While quite a few girls read boys’ comics, most boys avoided ‘soppy’ girls’ ones, as the gender gap in British comics deepened. Boys preferred to act out their dreams of triumphs on the battlefield and playing field through the gung-ho but gore-free Commando, last survivor of a battalion of pocket-sized picture libraries, and through the goal-scoring genius of Roy of the Rovers, kicking off in Tiger in 1954. Whatever the setbacks, victory against the Nazis or the opposing team was assured.

Love Is In The Air
By the late 1950s, teenage girls - growing up faster than boys - found their fantasies answered in a rush of romance comics, such as Mirabelle, Romeo, Cherie, Valentine and Roxy. Several featured comics based on hit records, some involving the pop stars themselves. All the heartache and tears would usually be resolved by true love and a final tender clinch with Mr Right. In 1964, the thoroughly modern Jackie, named after author Jacqueline Wilson, a Thomson’s newspaper reporter at the time, brought a taste of the Swinging Sixties and women’s magazines into weekly comics for younger girls. Jackie was more than a comic or magazine; it became the readers’ friend, confidante and surrogate parent, from whom they could seek advice on how far to go with boyfriends and other adolescent anxieties.

Tammy & The 1970s Revolution
Times and tastes were changing and by the early 1970s once-proven formulas were losing their appeal. The next revolution in comics actually took place in a girls’ title, when writer Gerry Finley-Day started Tammy in 1972. Understanding that girls loved being made to cry, Finley-Day cranked up the cruelties heaped on his long-suffering heroines and pioneered a darker, more disturbing approach to girls’ drama stories. Hit serials such as Slaves from War Orphan Farm proved so riveting and successful that the style spread to other girls’ titles from IPC as well as rivals Thomson.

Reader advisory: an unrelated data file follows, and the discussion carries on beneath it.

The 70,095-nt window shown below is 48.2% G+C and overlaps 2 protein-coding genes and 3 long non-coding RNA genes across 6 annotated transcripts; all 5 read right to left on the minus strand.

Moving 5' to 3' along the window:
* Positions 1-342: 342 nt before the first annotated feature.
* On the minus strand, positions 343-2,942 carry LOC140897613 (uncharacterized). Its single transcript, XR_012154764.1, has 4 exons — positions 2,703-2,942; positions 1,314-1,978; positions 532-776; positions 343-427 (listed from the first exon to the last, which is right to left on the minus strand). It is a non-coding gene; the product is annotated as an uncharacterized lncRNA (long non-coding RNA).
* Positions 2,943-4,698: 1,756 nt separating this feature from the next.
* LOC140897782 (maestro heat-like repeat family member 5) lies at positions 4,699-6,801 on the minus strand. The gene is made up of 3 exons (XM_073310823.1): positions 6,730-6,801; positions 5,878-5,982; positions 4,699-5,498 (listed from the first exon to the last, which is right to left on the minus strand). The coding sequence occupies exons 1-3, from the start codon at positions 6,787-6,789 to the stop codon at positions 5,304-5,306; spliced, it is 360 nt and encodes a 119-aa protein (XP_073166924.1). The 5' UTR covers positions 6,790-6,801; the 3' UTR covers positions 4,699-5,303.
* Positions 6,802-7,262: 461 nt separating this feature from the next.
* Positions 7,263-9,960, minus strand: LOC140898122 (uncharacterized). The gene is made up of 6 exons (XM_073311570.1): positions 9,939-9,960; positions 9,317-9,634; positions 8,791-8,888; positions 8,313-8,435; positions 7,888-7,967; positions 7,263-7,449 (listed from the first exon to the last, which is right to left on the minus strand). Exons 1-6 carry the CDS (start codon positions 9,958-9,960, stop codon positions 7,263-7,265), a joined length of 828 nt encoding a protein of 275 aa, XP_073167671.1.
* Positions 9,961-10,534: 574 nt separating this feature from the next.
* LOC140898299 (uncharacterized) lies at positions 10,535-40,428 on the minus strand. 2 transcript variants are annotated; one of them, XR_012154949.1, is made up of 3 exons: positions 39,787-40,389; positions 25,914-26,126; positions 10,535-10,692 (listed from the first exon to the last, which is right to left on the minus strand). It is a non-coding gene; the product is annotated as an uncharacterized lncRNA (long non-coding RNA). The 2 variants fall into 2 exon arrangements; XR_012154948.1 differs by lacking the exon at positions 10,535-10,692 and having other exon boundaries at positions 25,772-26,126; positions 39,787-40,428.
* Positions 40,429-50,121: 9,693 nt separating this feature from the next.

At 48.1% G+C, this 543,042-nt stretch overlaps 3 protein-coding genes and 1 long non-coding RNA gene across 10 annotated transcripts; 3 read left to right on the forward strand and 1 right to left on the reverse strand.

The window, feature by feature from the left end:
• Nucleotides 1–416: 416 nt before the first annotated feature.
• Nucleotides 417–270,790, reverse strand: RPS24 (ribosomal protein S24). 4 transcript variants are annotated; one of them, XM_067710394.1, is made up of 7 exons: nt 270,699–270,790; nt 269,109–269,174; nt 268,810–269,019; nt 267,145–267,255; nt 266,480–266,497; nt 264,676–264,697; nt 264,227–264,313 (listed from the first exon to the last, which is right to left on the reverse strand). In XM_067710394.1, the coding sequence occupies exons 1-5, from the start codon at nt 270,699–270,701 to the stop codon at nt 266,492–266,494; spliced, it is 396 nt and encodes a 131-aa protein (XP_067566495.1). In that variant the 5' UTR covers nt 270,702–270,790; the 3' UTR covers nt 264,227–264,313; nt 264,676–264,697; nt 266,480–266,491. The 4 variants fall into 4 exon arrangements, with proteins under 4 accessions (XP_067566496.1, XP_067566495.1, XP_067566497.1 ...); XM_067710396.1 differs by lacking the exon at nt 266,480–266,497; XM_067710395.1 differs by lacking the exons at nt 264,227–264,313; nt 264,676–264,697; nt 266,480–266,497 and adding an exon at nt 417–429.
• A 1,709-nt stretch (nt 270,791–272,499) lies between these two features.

Later in the 1970s, it also spurred writer Pat Mills to increase the spooky chills in Misty - he realised that girls also loved being scared. In a strange way British comics were almost harking back to the tricks once used in 1950s horror comics, albeit in a much milder form. Jackie and other slightly older teenage titles such as Mates and My Guy revived the Photo Love strip format, employing a young Hugh Grant, George Michael and other future stars to play the romantic leads.

Battle & Charley’s War
Mills is not alone in considering Finley-Day’s innovations on Tammy as crucial in founding modern British comics by introducing the grittier realism and more down-to-earth characters that would also transform and reinvigorate boys’ comics. Without him, Mills might never have devised IPC’s three most significant boys’ titles of the decade: Battle, Action and 2000AD.

Battle was started in 1976, and it was here that Mills was first able to convey the true horrors of combat. He plunged young readers into the trenches of WWI as seen through the eyes, and the letters to and from home, of a boy much like themselves: an underage, working-class Cockney recruit named Charley Bourne. Grounded in research and brilliantly illustrated by Joe Colquhoun, Charley’s War was unprecedented in deglamourising and humanising the war genre and heralded further changes and controversies to come as comics continued to change with the times.

Posted: December 2, 2007

This article originally appeared as part of the BBC 4 television Comics Britannia season in September 2007 celebrating UK comics. This article appeared on the dedicated BBC4 Comics Britannia web-site.


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BBC4: Comics Britannia

Leo Baxendale
Ian Gray
Frank Hampson
Davey Law
Don Lawrence
Robert Nixon
Ken Reid
Dudley D. Watkins

Comics UK
Down The Tubes
Indie Review
Toon Hound

Beano Fansite
Charley’s War
Look & Learn
Roy Of The Rovers

The Times
The Guardian
The Telegraph
The Observer